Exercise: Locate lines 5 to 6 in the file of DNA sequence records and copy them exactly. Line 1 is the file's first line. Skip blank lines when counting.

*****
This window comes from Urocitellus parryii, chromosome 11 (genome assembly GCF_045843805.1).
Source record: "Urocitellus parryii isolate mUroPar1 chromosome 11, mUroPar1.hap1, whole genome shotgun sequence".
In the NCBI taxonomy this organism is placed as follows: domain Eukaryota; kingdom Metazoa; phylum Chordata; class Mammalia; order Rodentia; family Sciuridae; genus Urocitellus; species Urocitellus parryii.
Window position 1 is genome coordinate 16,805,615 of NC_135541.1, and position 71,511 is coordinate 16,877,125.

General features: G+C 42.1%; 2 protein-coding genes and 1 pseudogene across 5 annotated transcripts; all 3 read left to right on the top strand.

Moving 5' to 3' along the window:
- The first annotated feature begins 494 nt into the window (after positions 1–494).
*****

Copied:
General features: G+C 42.1%; 2 protein-coding genes and 1 pseudogene across 5 annotated transcripts; all 3 read left to right on the top strand.

Moving 5' to 3' along the window: